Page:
SMEs pleased with outcome of Sands Shopping Carnival

Hundreds of local SMEs participated in the first Sands Shopping Carnival held over the weekend in the hopes of showcasing their products and services to the local market.
These SMEs have been affected by the economic downturn caused by Covid-19, with some losing up to 90% of their regular business.
From Friday to Sunday, nearly 260 local SMEs, micro-suppliers, Macau young entrepreneurs, and Made-in-Macau companies participated in the carnival, offering products from floral, services, cultural and creative, old Macau stores, to food and beverages.
Organized by Sands China, the SMEs participating in the event included both Sands China suppliers and other suppliers. The organizer said some of the participating entities had never before joined a trade fair. After a two-week online registration period for interested exhibitors, the gaming operator drew lots to determine the final selection of exhibitors.
The MOP6.5 million project is fully supported by Sands China Ltd and directly aims to assist SMEs.
According to Wilfred Wong, president of Sands China Ltd, by providing a free business platform, the gaming operator may be able to help SMEs to find more business as activity in the city begins returning to normal.
“Sands China is very pleased to present the Sands Shopping Carnival this weekend to help stimulate domestic consumption and boost the economy in support of the [government’s] Consume for the Economy initiative,” said the executive.
“With this three-day shopping carnival, we aim to provide a free business platform for local SMEs and Sands retailers to gain more business opportunities,” he added.
With the aim of stimulating domestic consumption and boosting the local community, the carnival was hosted just as the government’s consumption subsidy card, more commonly known as the e-voucher, has commenced its second round.
One of the exhibitors launched a new product at the carnival, a machine that helps to disinfect people.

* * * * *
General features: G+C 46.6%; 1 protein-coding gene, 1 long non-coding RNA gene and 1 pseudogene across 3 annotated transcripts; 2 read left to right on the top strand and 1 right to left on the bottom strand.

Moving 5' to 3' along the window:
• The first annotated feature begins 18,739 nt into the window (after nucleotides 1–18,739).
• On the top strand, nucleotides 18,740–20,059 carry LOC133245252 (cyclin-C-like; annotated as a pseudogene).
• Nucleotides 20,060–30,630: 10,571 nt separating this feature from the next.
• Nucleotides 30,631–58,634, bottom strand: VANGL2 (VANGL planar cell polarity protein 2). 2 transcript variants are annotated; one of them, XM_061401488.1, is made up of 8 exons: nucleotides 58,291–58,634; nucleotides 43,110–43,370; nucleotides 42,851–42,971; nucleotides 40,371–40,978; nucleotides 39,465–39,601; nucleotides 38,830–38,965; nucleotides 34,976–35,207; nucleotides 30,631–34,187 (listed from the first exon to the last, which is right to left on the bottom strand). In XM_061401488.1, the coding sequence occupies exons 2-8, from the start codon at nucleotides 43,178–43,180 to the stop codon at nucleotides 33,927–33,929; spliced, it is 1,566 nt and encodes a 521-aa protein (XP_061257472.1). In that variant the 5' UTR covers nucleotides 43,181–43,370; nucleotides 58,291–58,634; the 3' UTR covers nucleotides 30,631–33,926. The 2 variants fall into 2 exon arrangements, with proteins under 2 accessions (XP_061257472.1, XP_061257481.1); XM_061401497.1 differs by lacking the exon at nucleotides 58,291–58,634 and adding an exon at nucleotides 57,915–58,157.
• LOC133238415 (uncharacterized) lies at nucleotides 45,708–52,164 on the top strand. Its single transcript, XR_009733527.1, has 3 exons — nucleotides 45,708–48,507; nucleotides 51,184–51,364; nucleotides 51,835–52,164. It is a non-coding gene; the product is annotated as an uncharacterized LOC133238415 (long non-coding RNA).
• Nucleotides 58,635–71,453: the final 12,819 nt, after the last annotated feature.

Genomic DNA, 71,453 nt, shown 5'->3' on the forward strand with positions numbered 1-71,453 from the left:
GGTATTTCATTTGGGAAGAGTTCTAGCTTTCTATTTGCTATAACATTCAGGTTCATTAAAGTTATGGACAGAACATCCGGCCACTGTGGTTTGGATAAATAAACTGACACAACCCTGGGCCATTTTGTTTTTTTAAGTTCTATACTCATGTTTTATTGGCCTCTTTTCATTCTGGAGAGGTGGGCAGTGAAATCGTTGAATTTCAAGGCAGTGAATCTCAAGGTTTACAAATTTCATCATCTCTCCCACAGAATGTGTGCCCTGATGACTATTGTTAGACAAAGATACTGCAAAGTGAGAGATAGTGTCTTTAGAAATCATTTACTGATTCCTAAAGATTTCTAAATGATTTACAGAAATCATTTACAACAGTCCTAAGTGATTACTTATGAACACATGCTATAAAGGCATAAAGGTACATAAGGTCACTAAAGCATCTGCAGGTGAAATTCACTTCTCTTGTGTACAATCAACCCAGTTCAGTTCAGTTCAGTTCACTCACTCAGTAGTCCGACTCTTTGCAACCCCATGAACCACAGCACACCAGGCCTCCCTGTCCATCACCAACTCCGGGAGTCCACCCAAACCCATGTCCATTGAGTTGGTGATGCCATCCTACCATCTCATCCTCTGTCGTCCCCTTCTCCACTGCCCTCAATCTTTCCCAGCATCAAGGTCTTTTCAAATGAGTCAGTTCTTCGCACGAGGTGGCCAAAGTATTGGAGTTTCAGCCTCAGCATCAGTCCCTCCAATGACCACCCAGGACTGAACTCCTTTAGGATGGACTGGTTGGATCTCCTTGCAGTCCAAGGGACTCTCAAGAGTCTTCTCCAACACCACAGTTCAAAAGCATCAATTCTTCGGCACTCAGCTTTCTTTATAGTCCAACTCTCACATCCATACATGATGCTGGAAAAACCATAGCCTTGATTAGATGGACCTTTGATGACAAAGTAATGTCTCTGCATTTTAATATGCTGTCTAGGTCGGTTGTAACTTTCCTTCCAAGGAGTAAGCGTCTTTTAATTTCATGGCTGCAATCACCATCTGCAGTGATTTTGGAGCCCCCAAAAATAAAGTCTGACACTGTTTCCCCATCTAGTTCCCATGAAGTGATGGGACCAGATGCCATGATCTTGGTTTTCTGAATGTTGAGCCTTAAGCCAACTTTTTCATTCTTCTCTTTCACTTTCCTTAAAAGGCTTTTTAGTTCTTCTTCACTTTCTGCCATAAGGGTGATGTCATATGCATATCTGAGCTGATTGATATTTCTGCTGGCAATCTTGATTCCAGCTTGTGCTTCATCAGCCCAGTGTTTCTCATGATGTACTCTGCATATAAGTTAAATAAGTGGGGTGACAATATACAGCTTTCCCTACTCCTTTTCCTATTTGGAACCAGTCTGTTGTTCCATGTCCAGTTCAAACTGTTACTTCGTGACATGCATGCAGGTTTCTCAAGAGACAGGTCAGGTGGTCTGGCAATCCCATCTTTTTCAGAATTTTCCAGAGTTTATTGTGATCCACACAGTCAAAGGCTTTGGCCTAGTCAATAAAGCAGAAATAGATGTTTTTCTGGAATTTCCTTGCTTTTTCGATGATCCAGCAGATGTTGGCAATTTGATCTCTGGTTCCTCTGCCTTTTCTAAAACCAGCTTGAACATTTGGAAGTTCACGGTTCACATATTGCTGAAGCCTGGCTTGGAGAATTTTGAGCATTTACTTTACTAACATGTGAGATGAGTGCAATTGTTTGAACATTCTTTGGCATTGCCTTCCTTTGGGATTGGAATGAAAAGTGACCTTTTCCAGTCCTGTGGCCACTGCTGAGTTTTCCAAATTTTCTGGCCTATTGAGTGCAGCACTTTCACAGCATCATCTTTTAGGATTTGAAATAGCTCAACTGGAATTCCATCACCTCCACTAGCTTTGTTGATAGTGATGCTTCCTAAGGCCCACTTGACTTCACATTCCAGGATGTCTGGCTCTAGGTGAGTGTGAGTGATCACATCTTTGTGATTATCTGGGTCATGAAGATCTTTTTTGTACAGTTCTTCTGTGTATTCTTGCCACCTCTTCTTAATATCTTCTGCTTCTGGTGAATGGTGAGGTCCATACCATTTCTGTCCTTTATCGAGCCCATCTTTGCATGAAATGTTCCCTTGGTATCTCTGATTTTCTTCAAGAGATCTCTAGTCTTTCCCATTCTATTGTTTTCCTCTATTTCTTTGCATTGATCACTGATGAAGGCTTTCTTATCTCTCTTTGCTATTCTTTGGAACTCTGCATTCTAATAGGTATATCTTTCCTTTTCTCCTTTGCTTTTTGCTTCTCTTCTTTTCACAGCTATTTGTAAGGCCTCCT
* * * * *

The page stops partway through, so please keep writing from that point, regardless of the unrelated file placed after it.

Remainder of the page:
“It’s an important opportunity for us to be participating in this platform as this is the first time we’re putting the product to the public,” said Calvin Cheung, managing director of the Macao Sunrise Environmental Protection Engineering Ltd.
Each disinfectant machine retails for 46,000 patacas. According to Cheung, it is high time for the company launch the product, as it is needed by different enterprises, especially premises that host gatherings of people amid the social distancing measures put in place by different entities.
“Although Macau’s Covid-19 [situation] is quite stable, we believe that it is important for enterprises to be safe,” he added.
Another small company, flower store “Serene Garden”, said it saw participation in the three-day carnival as an opportunity to slowly regain their business. The company has seen a 90% reduction in its sales amid the pandemic period.
According to company representative, Luis Silva, their operating costs are now 300% of pre-pandemic times on account of more complex logistical arrangements.
“We mostly have imported products. Flights are canceled, so our costs are 300% more,” he said. “Our Holland products used to come from the country to Taiwan to Macau but due to the lack of flights, it’s been transited a few more times. The losses are even more because our products are live products,” he added.
Commenting on the event, Silva remarked, “this is really a good opportunity not just for us but for Macau also. It’s also a call to help [each other].”
Another local firm, Pure New Zealand Product Shop, is also grabbing the chance to promote their company at the carnival.
“We just want to [generate] promotion and raise awareness of our products.
We see this as a way to boost the economy. We’re thankful for this event,” said Becky Leong, owner of the store.
Local non-governmental organizations were also invited to participate in the carnival, providing a platform for their members who are handicapped to serve the public.
Both Pou Choi Center of the Fu Hong Rehabilitation Association of Macau and the Macau Association for the Mentally Handicapped brought their members to the carnival, including those currently being trained in their Food and Beverage (F&B) program.
According to Ago Kou, manager at the Pou Choi Center of the Fu Hong Rehabilitation Association of Macau, it is their first time providing F&B training sessions to their members. The association is grateful to the gaming operator for allowing them to join the platform and help their members to gain experience.
Echoing the same sentiments, Grace Lao, manager of the Macau Association for the Mentally Handicapped, remarked, “we have been doing training [sessions] and this platform is a place for residents to know that our members can also join the workforce later on.”
Currently, the association is training 16 members. Each member receives two years of training and will undergo evaluation once done.
“This is a new opportunity for us, so we appreciate this platform. It’s the first time we’ve joined the platform,” she added.
The Sands Shopping Carnival is organized by Sands China Ltd. and co-organized by the Macao Chamber of Commerce.

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